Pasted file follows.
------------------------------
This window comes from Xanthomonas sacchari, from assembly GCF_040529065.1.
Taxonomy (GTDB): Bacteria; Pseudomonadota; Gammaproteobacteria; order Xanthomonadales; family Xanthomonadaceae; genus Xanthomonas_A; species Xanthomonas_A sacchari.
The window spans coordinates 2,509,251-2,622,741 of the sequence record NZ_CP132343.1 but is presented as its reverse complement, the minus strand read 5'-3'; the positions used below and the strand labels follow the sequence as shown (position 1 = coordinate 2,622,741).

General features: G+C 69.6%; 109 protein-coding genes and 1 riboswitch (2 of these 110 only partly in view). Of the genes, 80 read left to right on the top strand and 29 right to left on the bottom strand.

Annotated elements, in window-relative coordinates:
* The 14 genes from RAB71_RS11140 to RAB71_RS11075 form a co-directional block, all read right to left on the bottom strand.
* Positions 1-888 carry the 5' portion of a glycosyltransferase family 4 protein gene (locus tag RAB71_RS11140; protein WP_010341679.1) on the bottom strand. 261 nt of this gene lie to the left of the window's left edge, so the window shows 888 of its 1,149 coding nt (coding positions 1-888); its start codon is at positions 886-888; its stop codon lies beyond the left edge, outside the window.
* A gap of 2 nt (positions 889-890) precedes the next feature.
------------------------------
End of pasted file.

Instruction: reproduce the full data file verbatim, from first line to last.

This window comes from Xanthomonas sacchari, from assembly GCF_040529065.1.
Taxonomy (GTDB): Bacteria; Pseudomonadota; Gammaproteobacteria; order Xanthomonadales; family Xanthomonadaceae; genus Xanthomonas_A; species Xanthomonas_A sacchari.
The window spans coordinates 2,509,251-2,622,741 of the sequence record NZ_CP132343.1 but is presented as its reverse complement, the minus strand read 5'-3'; the positions used below and the strand labels follow the sequence as shown (position 1 = coordinate 2,622,741).

General features: G+C 69.6%; 109 protein-coding genes and 1 riboswitch (2 of these 110 only partly in view). Of the genes, 80 read left to right on the top strand and 29 right to left on the bottom strand.

Annotated elements, in window-relative coordinates:
* The 14 genes from RAB71_RS11140 to RAB71_RS11075 form a co-directional block, all read right to left on the bottom strand.
* Positions 1-888 carry the 5' portion of a glycosyltransferase family 4 protein gene (locus tag RAB71_RS11140; protein WP_010341679.1) on the bottom strand. 261 nt of this gene lie to the left of the window's left edge, so the window shows 888 of its 1,149 coding nt (coding positions 1-888); its start codon is at positions 886-888; its stop codon lies beyond the left edge, outside the window.
* A gap of 2 nt (positions 889-890) precedes the next feature.